• they are more affordable (some sell for less than half the price of kiln-dried clubs).
• single log where the wood is one whole piece (not laminated or glue layered).
• they come from sustainable timber supplies.
• they carry a lower carbon footprint using only sun and wind to season.
• traditionalists prefer a log-based approach that is more authentic and with a better energetic connection.
• the clubs have stunning grain aesthetics – each piece is unique.
• the products BMF purchase, create a sustainable form of income to the charities we support.
• BMF additionally supports tree planting for a sustainable cycle of production – putting back more than we take out.

There is one downside to air-dried logs – they carry a risk of small cracks appearing. The risk can increase when clubs are quickly moved from a humid to a dry atmosphere and drying is speeded up. Usually, most of this will have happened in our care during the processing, finishing and storage in our workshop. As mentioned above, this is now much less of a risk with sealed/varnished products.

If it happens, they can easily be fixed by using various methods to stabilise the wood. We feel this is acceptible at a cosmetic level and worth the small effort should it occur, which is rare. What is not acceptible is structural or excessive splitting. Please let us know if this happens and we can work out a solution. If cosmetic, then see below how easy it is to fix.


Store timber products in a cool, dry space. Avoid leaving them in direct sun, and keep away from direct heat sources or excessively dry areas.

Kiln-dried timbers for smaller clubs such as ash, beech, sapele require little aftercare. However, if you notice your clubs getting a little dry then it maybe be worth nourishing them with a coat of oil similar to that used originally. The same Danish oil we use can be purchased on our store here.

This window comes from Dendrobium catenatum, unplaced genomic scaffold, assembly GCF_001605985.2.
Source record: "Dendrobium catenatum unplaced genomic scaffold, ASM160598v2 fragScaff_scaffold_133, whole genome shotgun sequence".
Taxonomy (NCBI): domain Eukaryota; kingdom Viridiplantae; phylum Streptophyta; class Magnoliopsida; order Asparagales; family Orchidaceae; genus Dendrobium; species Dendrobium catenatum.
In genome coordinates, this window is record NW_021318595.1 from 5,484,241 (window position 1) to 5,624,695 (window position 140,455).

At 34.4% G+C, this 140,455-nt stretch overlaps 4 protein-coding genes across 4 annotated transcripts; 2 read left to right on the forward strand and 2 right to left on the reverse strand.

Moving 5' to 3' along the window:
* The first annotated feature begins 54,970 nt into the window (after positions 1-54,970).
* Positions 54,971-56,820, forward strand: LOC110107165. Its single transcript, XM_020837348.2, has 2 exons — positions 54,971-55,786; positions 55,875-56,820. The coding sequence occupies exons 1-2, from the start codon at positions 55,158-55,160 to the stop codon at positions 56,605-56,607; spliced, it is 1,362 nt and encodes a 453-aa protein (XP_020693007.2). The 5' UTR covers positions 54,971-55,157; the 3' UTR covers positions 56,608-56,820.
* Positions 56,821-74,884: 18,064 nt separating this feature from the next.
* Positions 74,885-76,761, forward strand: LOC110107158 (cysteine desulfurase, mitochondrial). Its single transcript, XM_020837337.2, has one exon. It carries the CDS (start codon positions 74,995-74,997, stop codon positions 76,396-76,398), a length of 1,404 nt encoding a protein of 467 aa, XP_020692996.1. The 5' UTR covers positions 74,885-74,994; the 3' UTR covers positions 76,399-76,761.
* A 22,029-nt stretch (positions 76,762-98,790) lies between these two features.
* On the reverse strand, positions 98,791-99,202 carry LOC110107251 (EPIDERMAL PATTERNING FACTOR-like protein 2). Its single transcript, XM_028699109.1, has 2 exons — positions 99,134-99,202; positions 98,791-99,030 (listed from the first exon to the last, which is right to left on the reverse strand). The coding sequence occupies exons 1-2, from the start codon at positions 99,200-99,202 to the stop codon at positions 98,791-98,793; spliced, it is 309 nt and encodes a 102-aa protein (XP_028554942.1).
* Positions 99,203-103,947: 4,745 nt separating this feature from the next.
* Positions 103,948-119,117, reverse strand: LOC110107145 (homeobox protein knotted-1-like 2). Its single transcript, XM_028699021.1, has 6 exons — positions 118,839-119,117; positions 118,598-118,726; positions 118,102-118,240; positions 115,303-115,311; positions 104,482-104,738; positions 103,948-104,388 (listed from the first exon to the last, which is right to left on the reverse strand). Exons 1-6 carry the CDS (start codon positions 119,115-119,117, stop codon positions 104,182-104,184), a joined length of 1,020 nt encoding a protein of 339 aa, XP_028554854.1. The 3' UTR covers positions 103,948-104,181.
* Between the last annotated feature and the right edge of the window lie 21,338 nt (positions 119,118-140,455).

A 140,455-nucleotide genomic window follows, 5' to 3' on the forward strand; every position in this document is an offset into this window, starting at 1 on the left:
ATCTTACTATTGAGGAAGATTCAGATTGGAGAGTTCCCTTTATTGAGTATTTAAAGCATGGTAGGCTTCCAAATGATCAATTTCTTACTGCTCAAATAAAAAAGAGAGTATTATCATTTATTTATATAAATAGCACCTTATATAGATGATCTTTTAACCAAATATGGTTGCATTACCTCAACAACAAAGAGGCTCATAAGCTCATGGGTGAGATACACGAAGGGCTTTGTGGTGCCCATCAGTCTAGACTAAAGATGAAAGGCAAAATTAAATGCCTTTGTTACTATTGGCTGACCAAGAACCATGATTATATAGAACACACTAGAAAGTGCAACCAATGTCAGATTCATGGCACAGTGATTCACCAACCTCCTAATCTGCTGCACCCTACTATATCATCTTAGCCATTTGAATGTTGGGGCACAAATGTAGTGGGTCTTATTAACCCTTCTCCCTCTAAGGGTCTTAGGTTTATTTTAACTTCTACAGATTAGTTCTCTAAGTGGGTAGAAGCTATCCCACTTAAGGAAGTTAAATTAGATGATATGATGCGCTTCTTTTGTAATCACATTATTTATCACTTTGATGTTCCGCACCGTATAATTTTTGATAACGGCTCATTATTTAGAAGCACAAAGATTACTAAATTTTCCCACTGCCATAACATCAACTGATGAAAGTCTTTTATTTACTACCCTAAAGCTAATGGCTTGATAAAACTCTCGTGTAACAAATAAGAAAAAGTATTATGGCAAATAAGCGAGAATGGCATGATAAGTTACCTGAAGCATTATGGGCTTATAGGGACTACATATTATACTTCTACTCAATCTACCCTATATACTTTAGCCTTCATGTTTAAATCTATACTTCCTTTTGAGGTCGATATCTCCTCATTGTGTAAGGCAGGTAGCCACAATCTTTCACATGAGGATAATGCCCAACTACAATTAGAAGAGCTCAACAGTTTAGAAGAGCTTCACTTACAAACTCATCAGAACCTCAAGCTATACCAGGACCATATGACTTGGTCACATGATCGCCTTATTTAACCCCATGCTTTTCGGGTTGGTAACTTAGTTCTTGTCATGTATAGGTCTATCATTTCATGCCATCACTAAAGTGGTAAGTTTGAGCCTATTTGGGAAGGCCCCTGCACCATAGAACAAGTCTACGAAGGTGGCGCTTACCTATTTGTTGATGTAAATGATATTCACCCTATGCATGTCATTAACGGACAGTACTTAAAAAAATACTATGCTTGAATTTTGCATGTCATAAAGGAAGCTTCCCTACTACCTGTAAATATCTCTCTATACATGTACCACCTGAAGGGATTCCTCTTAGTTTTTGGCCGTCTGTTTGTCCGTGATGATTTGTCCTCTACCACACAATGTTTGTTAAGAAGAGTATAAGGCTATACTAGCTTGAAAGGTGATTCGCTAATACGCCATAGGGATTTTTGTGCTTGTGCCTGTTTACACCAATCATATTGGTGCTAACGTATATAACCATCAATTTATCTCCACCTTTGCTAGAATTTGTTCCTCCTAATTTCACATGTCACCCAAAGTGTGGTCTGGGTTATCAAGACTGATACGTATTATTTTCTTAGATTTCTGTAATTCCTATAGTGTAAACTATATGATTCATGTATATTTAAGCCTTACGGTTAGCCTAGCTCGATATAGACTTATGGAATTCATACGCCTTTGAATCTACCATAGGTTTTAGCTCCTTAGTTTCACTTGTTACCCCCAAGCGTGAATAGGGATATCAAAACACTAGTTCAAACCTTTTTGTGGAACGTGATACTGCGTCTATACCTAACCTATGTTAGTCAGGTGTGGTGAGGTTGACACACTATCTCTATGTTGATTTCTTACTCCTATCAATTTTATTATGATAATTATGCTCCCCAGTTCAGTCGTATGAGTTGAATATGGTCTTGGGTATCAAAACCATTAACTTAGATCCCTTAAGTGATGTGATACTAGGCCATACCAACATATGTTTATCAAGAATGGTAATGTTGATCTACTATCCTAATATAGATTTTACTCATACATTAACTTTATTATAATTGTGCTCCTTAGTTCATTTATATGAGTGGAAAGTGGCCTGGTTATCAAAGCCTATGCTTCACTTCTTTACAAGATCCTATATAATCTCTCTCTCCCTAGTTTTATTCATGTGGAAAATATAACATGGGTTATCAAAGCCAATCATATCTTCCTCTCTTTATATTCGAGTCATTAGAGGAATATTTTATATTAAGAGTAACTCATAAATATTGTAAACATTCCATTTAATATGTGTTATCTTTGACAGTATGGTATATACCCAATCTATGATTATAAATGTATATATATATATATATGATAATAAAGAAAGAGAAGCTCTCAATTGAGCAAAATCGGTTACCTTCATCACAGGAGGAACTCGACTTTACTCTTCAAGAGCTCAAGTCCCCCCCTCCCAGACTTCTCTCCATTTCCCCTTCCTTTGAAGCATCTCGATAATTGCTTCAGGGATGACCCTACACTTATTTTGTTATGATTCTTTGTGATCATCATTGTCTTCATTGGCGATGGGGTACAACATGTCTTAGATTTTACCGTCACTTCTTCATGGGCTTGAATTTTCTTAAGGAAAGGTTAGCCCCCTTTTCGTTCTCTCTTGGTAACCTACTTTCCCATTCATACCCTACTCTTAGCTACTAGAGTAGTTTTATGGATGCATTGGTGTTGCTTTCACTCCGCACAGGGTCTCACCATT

These whole timber clubs benefit more by keeping them protected with a coat of oil when needed. You may simply apply straight to the wood. However, if they feel rough to the touch, use a fine sand paper (240+ grit) to make smooth before applying the oil.

• DANISH OIL – apply once or twice a year. Don’t over apply and wipe in the direction of the grain with a dry cloth. Whipe off any excess with a dry cloth. Allow to dry overnight before using again.
Buy BMF Danish Oil.
• NEEM/CASTOR/MUSTARD OIL – require more regular attention. This can be monthly or more if you feel it needs it. Either mix castor/neem oils in a ratio of 3:1 or neem/castor/mustard oils in a ratio 1:1:1.  Apply with a cloth in the direction of the grain. All three oils are good for the skin 🙂